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Blake Griffin completed his second NBA season five weeks ago, but in some ways it seems as though he's been putting up historic numbers much longer.
In 148 regular season games, Griffin has averaged better than 21 points, 11 rebounds, and three assists. He's in a class with the first two years of all-time greats David Robinson, Shaquille O'Neal, and Tim Duncan. His 103 double-doubles in two seasons are the fourth-highest since 1986-87. He was the only player in the league in 2011-12 to score more than 20 points with 10.5 rebounds and 3.5 assists and only Dwight Howard and Griffin went for 20 and 10 and shot better than 54% from the floor.
Gallery | Blake Griffin: 2011-12 Season
Take Griffin's 2011-12 season, a whirlwind in which he appeared in all 77 games for the Clippers, including his final six playoff games with a left knee injury that left him hobbled. His points per game and rebounding numbers slightly declined from his rookie year. However, the Clippers achieved the best winning percentage in franchise history with only their second playoff series victory since arriving in Los Angeles in 1984, and Griffin was selected second team All-NBA.
There were the infamous dunks over Kendrick Perkins and Pau Gasol; the acrobatic moves to the rim in which would spin off a defender draw contact and finish while tumbling to the floor. He was tough, explosive, and often dominant.
In Game 3 of the Clippers' series against the Spurs, he threw in 14 first quarter points, outscoring San Antonio on his own. He wound up with 28 points and 16 rebounds. The following night, when the Clippers' season ultimately ended, the lasting image was a bearded Griffin with a bandage covering four stitches from where his tooth went through his upper lip following a second-quarter collision with Manu Ginobili.
As Griffin sat at the dais he was asked if there was any solace in knowing they lost to what many believed was the "best team on the planet at the moment."
Griffin's summer work has already started. He begins training with USA Basketball on July 5 in Las Vegas, with the Olympic camp lasting through July 12 and the basketball portion of the London Games beginning 16 days later. With 16 players attempting to fill out 12 slots on the roster, Griffin's chances of making the squad are increasingly high and it's something Clippers personnel believes would be tremendous for Griffin's growth as a player.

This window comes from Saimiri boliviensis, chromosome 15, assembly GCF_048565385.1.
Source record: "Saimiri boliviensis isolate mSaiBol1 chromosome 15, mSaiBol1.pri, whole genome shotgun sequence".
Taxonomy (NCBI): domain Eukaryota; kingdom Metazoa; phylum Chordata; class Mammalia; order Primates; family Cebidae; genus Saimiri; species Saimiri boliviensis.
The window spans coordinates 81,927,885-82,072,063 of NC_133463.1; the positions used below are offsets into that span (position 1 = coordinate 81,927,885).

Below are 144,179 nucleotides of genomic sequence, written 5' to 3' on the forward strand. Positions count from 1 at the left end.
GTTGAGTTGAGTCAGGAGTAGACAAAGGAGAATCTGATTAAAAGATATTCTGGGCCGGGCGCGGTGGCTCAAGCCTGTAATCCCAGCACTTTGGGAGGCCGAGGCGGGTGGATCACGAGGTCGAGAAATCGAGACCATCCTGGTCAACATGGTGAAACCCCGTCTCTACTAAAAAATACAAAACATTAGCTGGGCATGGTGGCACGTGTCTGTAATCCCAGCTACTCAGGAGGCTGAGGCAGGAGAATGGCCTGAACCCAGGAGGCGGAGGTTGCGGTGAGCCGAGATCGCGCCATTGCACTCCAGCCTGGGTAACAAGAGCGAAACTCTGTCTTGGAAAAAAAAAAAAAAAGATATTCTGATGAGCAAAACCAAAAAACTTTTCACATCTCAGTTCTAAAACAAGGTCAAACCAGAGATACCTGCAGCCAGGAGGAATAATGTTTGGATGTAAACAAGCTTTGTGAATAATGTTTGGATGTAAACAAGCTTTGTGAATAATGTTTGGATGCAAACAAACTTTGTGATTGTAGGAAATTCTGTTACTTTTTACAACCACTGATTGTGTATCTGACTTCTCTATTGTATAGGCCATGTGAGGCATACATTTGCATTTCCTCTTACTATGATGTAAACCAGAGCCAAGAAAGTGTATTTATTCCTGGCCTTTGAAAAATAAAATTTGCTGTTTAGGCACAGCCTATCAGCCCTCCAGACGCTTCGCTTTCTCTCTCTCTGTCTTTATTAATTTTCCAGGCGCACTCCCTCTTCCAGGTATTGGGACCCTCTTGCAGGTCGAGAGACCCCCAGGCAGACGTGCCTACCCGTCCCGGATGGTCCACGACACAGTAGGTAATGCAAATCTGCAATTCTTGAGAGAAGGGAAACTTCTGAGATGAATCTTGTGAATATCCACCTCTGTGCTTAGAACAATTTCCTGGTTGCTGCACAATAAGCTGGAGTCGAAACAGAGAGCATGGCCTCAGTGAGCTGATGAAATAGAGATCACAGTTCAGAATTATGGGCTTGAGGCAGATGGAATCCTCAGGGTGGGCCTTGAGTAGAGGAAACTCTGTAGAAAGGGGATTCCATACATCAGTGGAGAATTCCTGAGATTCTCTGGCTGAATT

"Blake will go really, really hard through the Olympics and then take off until about early September," Severns said. "I think the best thing that could happen for him would be the Olympic experience. If he were able to make USA Basketball, which we think he has a good chance to do, it would really help his defense because the guys that are on that team are going to hold him accountable defensively."
Offensively, Severns said, the team is looking for Griffin to improve his free throw shooting, which dipped to 52.1% last season, more than 12% worse than his rookie year. Part of that will be working with a shooting coach, which according to Severns will allow Griffin to "hear one voice as far as his shooting."
"We've obviously got to improve his free throw shooting," Severn said. "We've got to get him more comfortable with his mid-range jump shot and refine and develop his low post, back-to-the-basket game."
Griffin added: "I'm doing a lot of footwork stuff and I'm doing a lot of stuff on the move and making sure I catch it and make a move or catch it going to the goal."
In Severns' mind that's one of the best things about the Clippers' young superstar: he knows exactly what he needs to do to get better.
"I want to make sure that going into training camp back here [in Los Angeles] that I'm in the best shape possible," Griffin said. "I'm going to work on the things I need to work on and put myself in a position to improve throughout [next] season."
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